reply with great spirit — that “ according to the productive expenditure in the economical existing laws, neither a patent nor an authorizasense. The same want of cautiousness which ing-office in the canton of Berne ; from which
tion of the police is required to establish a printinduces him to push originality into paradox it follows that the expression, clandestine printalso induces him to state a paradox in the ing-office,' has no meaning in law. It must, bebroadest and extremest manner. It is said sides, be mentioned,” they add, as putting the that Queen Elizabeth insisted on having no case beyond the jurisdiction of the court, “ that, shadow in her portrait ; in like manner, Mr. according to the existing laws, the cantonal auM'Culloch will allow of no hesitation or thorities cannot officially prosecute a publication question about his views, either to himself or offensive to a foreign government when sold or others. What he sees he sees with wonder- even printed in the canton.” - Atheneum. ful distinctness ; but he cannot, or he will not, see much at once, and he is too apt to require CURIOUS MARRIAGE LEASE. - An assault case everybody else not only to see as he sees, but came before the Birmingham magistrates last not to see anything else, either more or less. week, which, like the majority of matrimonial The endless shades and neutral tints which squabbles, would have been simply interesting are found in nature are overlooked in the in the eyes of those immediately concerned, but presentations of our limner; everything there for a legal curiosity which was brought to light is not only distinct but “stark staring.'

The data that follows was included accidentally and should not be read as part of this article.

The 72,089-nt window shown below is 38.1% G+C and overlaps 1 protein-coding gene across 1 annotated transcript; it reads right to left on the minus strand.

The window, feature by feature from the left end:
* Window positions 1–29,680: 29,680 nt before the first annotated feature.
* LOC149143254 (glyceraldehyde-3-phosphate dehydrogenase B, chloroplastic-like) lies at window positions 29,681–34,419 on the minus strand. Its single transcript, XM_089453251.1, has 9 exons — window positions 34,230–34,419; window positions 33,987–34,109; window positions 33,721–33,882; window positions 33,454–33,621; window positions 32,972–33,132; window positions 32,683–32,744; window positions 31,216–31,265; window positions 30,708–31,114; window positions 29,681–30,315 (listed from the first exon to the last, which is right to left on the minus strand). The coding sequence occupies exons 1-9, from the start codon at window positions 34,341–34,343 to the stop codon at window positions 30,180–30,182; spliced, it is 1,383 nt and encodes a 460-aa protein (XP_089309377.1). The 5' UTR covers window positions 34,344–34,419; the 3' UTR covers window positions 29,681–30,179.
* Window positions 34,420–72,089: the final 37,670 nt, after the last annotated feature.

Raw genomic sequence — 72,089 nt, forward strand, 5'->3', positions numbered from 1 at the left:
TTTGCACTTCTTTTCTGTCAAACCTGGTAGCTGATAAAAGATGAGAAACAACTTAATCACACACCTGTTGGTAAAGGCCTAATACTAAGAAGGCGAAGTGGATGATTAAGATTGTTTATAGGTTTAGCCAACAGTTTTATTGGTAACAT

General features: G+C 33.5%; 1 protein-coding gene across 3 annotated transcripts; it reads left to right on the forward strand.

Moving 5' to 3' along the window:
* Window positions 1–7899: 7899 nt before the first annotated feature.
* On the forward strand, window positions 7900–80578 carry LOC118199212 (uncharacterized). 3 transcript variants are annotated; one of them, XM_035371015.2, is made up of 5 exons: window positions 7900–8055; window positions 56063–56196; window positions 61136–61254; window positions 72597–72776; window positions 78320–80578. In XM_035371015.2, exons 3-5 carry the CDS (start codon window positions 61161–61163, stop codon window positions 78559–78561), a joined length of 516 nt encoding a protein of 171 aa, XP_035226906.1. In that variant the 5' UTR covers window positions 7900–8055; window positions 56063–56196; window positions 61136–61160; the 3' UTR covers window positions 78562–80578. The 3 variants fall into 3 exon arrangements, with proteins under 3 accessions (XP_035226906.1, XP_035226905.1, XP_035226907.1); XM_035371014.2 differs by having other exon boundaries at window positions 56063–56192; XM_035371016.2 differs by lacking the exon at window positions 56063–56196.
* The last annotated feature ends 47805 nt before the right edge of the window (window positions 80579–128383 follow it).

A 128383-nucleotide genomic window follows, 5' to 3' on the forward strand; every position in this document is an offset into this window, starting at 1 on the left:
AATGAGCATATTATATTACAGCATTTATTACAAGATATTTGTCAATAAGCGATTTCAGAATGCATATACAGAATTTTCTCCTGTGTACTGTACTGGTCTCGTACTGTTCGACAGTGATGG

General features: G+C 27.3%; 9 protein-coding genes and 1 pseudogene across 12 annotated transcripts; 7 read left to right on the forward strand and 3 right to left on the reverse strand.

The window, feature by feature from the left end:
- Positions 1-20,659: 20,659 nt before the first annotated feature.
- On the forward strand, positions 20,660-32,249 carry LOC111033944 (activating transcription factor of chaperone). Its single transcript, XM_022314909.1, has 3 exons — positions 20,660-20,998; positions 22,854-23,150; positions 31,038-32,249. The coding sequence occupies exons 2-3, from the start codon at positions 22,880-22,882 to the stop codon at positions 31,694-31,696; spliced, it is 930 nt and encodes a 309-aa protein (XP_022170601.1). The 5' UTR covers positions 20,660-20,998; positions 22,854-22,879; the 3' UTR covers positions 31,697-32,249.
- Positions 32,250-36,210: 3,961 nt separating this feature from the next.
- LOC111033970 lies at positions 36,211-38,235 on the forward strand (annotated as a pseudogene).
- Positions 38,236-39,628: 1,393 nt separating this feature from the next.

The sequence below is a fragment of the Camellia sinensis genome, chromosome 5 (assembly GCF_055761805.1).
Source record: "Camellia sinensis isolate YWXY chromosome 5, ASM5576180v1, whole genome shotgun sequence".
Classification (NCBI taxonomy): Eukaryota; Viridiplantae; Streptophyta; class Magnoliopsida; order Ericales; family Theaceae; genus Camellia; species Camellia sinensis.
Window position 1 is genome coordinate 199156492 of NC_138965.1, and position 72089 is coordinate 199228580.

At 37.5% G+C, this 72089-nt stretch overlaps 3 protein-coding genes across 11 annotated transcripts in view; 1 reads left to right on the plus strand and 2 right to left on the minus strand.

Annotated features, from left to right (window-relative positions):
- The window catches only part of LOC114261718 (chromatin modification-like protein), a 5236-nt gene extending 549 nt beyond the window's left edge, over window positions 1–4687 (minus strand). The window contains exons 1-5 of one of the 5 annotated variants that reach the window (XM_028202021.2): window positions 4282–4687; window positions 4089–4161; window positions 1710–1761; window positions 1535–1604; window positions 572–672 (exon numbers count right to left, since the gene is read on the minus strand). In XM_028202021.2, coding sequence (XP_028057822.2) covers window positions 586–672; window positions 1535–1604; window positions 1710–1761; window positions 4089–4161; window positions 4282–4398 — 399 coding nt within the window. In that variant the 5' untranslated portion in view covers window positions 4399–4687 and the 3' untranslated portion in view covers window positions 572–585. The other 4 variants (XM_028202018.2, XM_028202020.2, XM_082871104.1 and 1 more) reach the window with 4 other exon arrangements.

." in the course of the hearing. A young fellow Neither is he very tolerant of those who differ named William Charles Capas was charged with from him even on difficult or abstruse subjects. assaulting his wife. In giving her evidence, Indeed, it is perhaps his manner of urging Mrs. Capas mentioned that her husband was not paradoxes, as much as the actual paradoxes, living with her, but was “ leased” to a young that raised up so many opponents, and for woman named Hickson. This being a species of some years brought discredit on political inquiry into the matter was made, when it was
contract unknown to the magistrates, further economy itself. Even when he cannot resist elicited that a regular legal document had been an argument, he is apt to deny its importance drawn up, by which Capas and Hickson bound, or extent, on his mere ipse dixit.